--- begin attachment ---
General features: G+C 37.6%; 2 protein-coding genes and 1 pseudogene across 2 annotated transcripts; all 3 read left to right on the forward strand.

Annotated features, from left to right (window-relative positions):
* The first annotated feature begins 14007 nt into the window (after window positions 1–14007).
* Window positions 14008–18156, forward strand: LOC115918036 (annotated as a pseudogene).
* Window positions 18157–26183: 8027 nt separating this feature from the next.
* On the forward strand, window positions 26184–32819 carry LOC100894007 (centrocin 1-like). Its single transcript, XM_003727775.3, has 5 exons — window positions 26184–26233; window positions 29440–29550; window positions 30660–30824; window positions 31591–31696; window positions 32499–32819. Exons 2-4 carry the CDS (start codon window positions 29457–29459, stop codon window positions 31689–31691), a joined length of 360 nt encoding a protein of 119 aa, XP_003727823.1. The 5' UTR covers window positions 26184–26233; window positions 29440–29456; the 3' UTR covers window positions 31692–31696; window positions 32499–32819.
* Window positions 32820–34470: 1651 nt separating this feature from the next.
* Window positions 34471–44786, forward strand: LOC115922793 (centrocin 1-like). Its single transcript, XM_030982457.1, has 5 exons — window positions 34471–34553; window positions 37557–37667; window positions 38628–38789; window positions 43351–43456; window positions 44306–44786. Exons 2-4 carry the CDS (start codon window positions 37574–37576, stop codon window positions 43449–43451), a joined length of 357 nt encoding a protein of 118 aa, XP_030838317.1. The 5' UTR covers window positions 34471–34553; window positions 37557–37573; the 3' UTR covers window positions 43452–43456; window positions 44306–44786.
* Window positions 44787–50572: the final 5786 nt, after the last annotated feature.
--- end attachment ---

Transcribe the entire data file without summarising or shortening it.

General features: G+C 37.6%; 2 protein-coding genes and 1 pseudogene across 2 annotated transcripts; all 3 read left to right on the forward strand.

Annotated features, from left to right (window-relative positions):
* The first annotated feature begins 14007 nt into the window (after window positions 1–14007).
* Window positions 14008–18156, forward strand: LOC115918036 (annotated as a pseudogene).
* Window positions 18157–26183: 8027 nt separating this feature from the next.
* On the forward strand, window positions 26184–32819 carry LOC100894007 (centrocin 1-like). Its single transcript, XM_003727775.3, has 5 exons — window positions 26184–26233; window positions 29440–29550; window positions 30660–30824; window positions 31591–31696; window positions 32499–32819. Exons 2-4 carry the CDS (start codon window positions 29457–29459, stop codon window positions 31689–31691), a joined length of 360 nt encoding a protein of 119 aa, XP_003727823.1. The 5' UTR covers window positions 26184–26233; window positions 29440–29456; the 3' UTR covers window positions 31692–31696; window positions 32499–32819.
* Window positions 32820–34470: 1651 nt separating this feature from the next.
* Window positions 34471–44786, forward strand: LOC115922793 (centrocin 1-like). Its single transcript, XM_030982457.1, has 5 exons — window positions 34471–34553; window positions 37557–37667; window positions 38628–38789; window positions 43351–43456; window positions 44306–44786. Exons 2-4 carry the CDS (start codon window positions 37574–37576, stop codon window positions 43449–43451), a joined length of 357 nt encoding a protein of 118 aa, XP_030838317.1. The 5' UTR covers window positions 34471–34553; window positions 37557–37573; the 3' UTR covers window positions 43452–43456; window positions 44306–44786.
* Window positions 44787–50572: the final 5786 nt, after the last annotated feature.